1984 – 1991 Grand Wagoneer (SJ)
The Wagoneer’s production run stretched nearly 30 years and spanned Jeep’s ownership odyssey from Kaiser Jeep to American Motors to Chrysler. Although Wagoneer didn’t change a whole lot in all that time, people tend to consider the Grand Wagoneer of 1984-91 the best of the bunch. The last of the Wagoneers offered a wonderful mix of amenities, power, and utility in a V-8-powered woodgrain box that could go anywhere and do anything.
With the collector market shifting toward vintage trucks and SUVs, Grand Wagoneers have steadily gotten pricier. With the nameplate slated to return on a new Jeep model in 2021, originals will only grow more relevant and desirable.
The first Wagoneer used the same platform as the Gladiator pickup, with two more doors and a back seat. In replacing the Willys Station Wagon, Jeep opted to give consumers something decidedly more comfortable than anything Ford, GM, International, and others sold, but still perfectly suited to working on the farm or going camping. In the years after its debut in 1963, the Wagoneer was the first production 4×4 with independent suspension and the first with an automatic transmission. Power steering, a radio, and air conditioning were other goodies rarely seen in trucks.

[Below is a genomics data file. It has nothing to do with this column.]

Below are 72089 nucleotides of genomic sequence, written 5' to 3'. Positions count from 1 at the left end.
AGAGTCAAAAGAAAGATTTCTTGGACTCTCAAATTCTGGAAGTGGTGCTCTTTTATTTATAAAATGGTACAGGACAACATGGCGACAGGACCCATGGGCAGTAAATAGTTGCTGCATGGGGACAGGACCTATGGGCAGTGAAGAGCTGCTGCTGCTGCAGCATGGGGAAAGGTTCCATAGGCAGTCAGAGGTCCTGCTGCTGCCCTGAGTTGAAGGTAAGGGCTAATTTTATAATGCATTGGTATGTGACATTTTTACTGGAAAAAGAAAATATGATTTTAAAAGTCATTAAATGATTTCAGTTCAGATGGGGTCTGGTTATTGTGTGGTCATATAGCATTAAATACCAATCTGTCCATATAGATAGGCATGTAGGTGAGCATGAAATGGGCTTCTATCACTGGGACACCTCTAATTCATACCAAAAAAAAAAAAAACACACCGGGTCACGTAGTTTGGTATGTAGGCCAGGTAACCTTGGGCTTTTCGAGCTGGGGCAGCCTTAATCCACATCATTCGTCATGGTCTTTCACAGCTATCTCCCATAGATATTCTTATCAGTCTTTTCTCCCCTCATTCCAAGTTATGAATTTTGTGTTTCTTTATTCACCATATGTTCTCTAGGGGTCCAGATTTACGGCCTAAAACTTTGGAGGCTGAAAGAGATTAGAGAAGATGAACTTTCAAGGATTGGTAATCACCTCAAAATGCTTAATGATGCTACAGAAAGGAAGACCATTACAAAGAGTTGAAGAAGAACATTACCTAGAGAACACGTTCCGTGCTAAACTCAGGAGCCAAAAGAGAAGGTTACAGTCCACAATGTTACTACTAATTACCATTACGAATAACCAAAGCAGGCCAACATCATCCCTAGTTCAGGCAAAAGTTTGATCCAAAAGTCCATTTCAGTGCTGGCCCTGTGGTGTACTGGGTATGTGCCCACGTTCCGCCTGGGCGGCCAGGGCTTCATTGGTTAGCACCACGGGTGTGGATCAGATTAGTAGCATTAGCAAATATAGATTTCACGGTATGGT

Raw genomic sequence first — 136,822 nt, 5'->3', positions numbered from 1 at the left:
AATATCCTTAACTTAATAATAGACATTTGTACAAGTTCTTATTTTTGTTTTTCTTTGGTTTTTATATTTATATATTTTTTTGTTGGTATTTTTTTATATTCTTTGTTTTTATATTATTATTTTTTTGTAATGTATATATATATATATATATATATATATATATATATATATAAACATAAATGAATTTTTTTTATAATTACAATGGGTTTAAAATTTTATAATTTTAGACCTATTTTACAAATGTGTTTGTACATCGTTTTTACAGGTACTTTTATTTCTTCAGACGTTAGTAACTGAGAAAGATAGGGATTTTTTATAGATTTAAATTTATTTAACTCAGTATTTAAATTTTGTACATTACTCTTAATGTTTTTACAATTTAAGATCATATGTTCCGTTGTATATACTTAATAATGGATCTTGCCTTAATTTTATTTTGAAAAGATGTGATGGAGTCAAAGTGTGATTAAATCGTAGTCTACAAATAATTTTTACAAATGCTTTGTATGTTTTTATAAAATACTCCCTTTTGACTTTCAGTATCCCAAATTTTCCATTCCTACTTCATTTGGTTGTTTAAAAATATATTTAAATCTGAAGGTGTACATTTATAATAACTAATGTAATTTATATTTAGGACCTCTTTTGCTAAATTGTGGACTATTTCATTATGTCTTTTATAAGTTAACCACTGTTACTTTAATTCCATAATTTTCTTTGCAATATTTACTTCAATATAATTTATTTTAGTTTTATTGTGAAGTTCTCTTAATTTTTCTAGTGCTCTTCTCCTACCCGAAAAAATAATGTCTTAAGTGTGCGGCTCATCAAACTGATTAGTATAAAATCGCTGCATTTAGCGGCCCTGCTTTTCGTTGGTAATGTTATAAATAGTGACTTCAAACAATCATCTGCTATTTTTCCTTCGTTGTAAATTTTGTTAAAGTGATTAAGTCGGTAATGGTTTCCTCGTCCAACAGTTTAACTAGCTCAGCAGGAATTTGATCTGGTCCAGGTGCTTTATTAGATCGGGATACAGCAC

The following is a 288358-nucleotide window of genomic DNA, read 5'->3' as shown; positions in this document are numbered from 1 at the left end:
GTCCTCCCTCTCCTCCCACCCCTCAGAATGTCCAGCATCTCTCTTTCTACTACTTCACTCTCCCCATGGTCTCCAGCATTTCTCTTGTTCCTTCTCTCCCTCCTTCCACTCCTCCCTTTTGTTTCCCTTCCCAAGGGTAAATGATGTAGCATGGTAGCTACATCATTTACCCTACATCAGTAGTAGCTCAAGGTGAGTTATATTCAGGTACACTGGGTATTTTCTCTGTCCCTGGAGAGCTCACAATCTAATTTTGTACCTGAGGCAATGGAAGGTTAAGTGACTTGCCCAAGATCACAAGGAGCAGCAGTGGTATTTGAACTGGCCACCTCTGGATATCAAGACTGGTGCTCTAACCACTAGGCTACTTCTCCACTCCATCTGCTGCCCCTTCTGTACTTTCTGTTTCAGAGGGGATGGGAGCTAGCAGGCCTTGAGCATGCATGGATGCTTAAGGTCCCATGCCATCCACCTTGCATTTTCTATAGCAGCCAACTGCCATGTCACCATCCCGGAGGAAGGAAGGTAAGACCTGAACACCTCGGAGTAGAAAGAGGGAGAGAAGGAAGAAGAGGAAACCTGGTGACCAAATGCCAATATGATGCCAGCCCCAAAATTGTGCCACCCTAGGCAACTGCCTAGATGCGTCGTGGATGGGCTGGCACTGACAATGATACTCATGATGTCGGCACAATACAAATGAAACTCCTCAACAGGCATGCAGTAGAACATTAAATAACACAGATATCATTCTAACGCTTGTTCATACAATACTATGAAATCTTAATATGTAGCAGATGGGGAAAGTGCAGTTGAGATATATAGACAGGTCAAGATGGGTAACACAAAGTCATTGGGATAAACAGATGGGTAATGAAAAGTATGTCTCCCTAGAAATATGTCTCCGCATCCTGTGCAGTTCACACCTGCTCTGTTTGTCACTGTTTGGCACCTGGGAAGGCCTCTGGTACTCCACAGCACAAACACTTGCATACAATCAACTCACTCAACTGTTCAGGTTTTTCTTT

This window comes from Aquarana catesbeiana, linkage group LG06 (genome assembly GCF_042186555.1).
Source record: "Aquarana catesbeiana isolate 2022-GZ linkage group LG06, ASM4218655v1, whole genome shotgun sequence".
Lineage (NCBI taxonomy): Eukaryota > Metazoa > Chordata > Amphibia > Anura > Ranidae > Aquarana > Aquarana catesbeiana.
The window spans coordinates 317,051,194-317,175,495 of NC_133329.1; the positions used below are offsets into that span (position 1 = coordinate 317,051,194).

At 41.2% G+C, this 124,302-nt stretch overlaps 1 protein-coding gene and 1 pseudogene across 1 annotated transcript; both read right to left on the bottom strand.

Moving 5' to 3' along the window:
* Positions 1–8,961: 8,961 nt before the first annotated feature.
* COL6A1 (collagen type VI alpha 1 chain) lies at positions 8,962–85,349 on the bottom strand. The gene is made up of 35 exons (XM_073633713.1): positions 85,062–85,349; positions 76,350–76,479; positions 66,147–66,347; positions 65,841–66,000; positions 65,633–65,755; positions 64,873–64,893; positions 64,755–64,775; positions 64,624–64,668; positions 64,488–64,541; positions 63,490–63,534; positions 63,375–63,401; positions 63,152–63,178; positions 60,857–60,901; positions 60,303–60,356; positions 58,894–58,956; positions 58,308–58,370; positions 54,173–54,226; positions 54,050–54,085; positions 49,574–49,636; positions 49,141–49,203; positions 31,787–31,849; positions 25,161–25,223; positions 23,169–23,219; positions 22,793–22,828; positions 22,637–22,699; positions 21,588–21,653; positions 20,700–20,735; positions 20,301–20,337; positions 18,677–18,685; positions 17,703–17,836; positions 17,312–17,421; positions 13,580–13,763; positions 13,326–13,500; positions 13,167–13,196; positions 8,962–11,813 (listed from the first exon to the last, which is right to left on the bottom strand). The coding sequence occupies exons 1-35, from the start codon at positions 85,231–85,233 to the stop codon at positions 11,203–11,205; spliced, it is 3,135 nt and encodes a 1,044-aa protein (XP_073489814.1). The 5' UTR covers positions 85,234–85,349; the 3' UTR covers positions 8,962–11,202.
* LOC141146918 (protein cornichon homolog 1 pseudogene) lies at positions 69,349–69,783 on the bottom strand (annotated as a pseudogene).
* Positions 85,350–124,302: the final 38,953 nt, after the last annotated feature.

Over the years, Jeep added still more features, including Quadra-Trac four-wheel drive, power seats, power disc brakes, and cruise control. The biggest change came with a shuffle in the AMC lineup for 1984 that introduced a line of smaller XJ-body Cherokees and made the Wagoneer name a trim level on the two-door Cherokee. Yet demand for the original Wagoneer, known as the SJ-body, remained so high that Jeep renamed it the Grand Wagoneer and kept building it.